House price inflation rose in October, for the third month in a row, according to the latest survey from the Halifax.
Actual prices were unchanged between September and October, with the average house now costing £168,210.
But compared with a year ago prices have now risen by 3.9%, up from September's rate of 3%.
The Halifax's survey is in line with this week's report from the Nationwide, which also reported that prices are picking up.
Prices for the three months to the end of October were up 2.9% compared with the previous three month period, Halifax said.
Martin Ellis, chief economist at the Halifax, said the market has been strengthening since earlier in the year.
But he said the property market is not poised for another round of sharply rising house prices.
"This year's slowdown in the pace of UK economic growth and the historically high level of house prices relative to earnings are expected to curb the recent improvement in housing demand and prevent a marked pick-up in prices," he said.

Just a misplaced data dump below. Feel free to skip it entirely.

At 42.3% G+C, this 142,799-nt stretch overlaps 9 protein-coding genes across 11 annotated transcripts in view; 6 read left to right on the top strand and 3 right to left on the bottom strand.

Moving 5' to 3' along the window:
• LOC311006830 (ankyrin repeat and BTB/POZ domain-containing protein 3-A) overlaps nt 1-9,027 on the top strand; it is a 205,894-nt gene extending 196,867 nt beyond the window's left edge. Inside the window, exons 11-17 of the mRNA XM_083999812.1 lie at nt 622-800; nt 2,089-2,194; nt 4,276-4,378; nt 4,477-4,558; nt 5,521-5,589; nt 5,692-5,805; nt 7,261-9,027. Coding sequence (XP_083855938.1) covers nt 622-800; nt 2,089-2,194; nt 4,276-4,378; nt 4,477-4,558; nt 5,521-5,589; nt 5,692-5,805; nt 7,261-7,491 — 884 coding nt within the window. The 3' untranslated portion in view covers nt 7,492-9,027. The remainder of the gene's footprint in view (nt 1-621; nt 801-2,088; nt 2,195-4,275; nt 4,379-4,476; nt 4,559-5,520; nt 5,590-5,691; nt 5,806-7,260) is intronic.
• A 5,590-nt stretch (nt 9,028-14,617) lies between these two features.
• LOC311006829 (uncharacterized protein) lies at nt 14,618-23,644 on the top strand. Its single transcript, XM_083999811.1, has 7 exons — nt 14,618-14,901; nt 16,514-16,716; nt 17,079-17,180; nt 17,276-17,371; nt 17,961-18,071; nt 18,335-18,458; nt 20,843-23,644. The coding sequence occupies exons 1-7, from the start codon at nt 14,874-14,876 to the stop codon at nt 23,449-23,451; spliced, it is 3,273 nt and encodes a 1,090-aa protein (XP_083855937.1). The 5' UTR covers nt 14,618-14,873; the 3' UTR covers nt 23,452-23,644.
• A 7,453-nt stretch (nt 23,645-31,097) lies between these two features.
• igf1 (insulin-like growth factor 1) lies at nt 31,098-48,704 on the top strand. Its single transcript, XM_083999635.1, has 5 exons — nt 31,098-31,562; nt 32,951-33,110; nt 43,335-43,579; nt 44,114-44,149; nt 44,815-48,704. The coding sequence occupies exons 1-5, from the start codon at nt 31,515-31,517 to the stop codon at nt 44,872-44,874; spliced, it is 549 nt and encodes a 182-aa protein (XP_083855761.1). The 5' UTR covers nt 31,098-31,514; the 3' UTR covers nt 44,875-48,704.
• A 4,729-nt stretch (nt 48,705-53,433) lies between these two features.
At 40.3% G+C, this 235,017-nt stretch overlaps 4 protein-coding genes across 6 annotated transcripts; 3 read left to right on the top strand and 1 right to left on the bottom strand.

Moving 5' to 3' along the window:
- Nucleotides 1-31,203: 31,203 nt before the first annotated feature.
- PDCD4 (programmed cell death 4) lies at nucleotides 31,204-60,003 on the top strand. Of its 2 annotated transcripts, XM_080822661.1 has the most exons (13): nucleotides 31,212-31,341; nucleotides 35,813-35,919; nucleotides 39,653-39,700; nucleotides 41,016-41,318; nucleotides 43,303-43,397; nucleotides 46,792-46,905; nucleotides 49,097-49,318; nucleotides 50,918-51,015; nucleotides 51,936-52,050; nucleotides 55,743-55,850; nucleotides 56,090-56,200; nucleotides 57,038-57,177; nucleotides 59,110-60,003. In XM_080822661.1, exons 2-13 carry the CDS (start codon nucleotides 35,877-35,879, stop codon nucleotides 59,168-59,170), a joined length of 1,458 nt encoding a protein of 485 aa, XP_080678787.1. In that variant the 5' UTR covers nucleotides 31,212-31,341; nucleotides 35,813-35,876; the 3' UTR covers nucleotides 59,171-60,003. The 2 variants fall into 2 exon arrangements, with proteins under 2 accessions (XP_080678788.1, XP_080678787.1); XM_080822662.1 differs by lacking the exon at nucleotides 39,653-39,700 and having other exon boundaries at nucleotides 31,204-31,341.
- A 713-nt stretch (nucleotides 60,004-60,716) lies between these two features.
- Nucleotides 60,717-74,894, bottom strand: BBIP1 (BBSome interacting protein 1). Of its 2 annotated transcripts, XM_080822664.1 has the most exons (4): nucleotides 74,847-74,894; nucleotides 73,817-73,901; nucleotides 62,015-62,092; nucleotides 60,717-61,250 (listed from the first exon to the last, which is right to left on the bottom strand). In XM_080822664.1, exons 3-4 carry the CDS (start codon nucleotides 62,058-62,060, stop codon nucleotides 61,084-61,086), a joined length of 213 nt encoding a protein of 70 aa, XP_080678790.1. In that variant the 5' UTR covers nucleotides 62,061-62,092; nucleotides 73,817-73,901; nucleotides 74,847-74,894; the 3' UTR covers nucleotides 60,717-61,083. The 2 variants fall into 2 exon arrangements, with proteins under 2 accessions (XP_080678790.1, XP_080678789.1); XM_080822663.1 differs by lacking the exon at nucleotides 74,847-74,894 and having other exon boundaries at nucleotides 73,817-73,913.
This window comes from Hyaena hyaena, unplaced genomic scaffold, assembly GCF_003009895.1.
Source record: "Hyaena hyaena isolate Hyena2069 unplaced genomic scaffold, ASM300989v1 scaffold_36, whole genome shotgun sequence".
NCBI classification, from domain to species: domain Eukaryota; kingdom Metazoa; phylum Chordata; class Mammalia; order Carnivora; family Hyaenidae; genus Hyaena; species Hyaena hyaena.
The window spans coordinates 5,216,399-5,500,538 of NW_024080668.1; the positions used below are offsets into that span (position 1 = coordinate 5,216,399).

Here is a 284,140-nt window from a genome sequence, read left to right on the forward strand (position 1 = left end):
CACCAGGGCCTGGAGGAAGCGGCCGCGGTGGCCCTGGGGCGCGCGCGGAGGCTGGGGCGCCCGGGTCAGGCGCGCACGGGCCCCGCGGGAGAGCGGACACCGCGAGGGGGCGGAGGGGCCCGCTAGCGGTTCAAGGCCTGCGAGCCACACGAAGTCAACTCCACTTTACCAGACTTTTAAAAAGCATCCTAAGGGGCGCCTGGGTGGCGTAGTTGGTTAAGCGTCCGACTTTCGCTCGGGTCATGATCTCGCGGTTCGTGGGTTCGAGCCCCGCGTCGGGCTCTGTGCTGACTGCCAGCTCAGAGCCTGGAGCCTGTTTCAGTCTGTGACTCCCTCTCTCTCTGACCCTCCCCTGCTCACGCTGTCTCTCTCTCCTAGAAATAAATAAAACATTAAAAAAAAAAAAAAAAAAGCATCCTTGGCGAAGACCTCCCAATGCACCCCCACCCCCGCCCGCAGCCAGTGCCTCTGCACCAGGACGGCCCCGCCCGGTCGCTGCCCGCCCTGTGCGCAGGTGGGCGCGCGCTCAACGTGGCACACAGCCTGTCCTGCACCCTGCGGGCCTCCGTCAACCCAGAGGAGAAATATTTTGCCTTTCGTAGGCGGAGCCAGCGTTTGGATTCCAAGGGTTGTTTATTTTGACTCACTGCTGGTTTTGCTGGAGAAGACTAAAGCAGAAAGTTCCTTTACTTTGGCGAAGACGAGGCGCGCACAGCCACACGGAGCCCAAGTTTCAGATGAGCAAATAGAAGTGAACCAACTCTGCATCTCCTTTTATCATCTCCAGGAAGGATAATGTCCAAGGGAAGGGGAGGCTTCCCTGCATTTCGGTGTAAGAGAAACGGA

Market picks up
Several other indicators have suggested that the market is coming out of the slowdown that started in the summer of 2004.
Lenders see more interest from buyers
Inland Revenue figures show that the number of properties sold rose by 16% between the second and third quarters of 2005.
According to the Bank of England the number of mortgages approved for house purchase, but not yet lent, rose in September to their highest level since June last year.
These mortgage approvals are widely seen as a good indicator of future trends.
The Royal Institution of Chartered Surveyors has reported that enquiries from buyers went up in September for the fourth month in a row.